WASHINGTON, D.C. — Edward “Ned” Price, the Central Intelligence Agency (CIA) analyst who said he resigned last week because of President Donald Trump’s “disturbing” actions and that his “decision had nothing to do with politics,” donated thousands of dollars to Hillary Clinton’s failed 2016 presidential campaign.
“To be clear, my decision had nothing to do with politics, and I would have been proud to again work under a Republican administration open to intelligence analysis,” Price wrote in an op-ed he penned for the Washington Post Monday. He added, “As intelligence professionals, we’re taught to tune out politics” and noted that “Despite working proudly for Republican and Democratic presidents, I reluctantly concluded that I cannot in good faith serve this administration as an intelligence professional.”
Price suggested his decision emanated from President Trump’s “disturbing” actions.
However, public records indicate Price has been listed as a registered Democrat in D.C. since 2008. Further, Federal Election Commission (FEC) records show that Price donated thousands of dollars to Hillary Clinton’s presidential campaign.
These records indicate that on August 21, 2016, he made two donations to Clinton’s campaign. Price donated $2,300 to the DNC’s Hillary Victory Fund and another $2,700 to Hillary For America.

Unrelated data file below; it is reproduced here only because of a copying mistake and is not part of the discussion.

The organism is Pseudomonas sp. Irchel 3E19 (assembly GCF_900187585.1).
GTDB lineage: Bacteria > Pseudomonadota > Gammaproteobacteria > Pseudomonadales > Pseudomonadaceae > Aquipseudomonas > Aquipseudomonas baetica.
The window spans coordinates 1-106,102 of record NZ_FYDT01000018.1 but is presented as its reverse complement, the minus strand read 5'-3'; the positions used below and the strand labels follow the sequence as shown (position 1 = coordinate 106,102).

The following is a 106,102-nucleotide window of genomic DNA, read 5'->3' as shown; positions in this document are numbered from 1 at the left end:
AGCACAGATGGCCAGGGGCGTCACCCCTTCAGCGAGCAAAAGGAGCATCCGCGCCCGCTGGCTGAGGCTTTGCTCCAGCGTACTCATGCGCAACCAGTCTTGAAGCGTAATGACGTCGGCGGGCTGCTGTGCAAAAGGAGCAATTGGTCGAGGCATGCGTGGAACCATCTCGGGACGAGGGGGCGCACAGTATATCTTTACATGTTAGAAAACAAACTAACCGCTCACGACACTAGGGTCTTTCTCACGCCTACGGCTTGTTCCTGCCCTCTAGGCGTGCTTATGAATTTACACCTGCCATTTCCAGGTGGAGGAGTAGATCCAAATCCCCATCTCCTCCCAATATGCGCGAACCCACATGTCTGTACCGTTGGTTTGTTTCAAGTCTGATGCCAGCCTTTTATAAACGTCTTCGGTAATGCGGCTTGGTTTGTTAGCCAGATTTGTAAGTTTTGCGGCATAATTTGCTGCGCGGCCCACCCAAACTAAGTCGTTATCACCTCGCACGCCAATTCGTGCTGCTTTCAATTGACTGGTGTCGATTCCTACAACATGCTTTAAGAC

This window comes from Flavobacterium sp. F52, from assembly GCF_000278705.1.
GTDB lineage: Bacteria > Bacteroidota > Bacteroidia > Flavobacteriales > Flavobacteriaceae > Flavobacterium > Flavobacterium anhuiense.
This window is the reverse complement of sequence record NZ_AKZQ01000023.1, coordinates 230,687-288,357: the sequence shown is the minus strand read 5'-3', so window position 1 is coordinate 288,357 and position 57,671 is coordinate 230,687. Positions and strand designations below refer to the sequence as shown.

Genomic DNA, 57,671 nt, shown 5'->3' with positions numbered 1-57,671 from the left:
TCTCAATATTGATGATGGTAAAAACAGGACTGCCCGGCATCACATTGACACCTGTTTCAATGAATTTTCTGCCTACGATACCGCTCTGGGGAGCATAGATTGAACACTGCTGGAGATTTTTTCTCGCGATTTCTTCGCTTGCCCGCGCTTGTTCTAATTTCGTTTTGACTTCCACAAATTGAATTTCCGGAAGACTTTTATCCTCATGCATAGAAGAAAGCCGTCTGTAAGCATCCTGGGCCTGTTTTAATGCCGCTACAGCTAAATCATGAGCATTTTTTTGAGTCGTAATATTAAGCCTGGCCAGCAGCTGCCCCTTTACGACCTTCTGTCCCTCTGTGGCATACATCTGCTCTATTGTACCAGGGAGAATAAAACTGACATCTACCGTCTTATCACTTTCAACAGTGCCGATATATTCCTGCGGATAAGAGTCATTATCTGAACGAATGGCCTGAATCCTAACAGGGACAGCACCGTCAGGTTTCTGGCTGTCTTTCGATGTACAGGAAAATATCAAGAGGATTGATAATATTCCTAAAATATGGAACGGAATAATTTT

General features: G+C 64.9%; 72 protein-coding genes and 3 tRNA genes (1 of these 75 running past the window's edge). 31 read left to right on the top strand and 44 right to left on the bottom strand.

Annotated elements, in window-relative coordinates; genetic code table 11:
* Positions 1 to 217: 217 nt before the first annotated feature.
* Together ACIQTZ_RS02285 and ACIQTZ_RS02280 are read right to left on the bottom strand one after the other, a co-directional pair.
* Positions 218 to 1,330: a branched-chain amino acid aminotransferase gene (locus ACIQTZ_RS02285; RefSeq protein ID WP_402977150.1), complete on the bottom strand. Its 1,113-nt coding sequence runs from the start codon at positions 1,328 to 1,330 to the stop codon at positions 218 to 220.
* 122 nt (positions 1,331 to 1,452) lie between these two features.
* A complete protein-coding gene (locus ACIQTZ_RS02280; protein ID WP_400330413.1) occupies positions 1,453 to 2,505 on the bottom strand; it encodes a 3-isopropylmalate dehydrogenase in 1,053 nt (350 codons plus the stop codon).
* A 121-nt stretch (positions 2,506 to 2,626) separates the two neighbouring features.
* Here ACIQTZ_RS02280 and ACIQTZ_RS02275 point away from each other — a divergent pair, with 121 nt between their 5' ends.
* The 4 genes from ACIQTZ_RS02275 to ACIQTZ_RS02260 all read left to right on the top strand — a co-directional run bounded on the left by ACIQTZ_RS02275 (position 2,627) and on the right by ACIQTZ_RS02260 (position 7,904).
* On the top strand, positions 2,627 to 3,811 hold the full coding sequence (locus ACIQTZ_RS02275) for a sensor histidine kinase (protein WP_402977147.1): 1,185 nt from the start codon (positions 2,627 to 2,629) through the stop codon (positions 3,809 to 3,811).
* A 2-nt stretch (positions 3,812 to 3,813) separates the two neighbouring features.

According to NPR, “The Hillary Victory Fund is a joint fundraising committee for Hillary for America, the Democratic National Committee and the Democratic committees of 32 states and Puerto Rico.”
However, Price’s deep ties to the Democratic Party reach back over 15 years. According to his LinkedIn profile, Price campaigned for Dallas’s former Democratic Mayor Ron Kirk in his unsuccessful bid for the Senate in 2002. Kirk lost to then-Texas Attorney General, Sen. John Cornyn (R-TX).
Then, in November 2013, Price contributed $250 to Massachusetts Democrat Seth Moulton in his bid for Congress, according to FEC records.
In his op-ed, Price also attempted to echo rhetoric from the left alleging Trump’s chief strategist Stephen K. Bannon was “a media champion of white nationalism.” Those false smears have repeatedly been discredited by individuals from all over the political spectrum.
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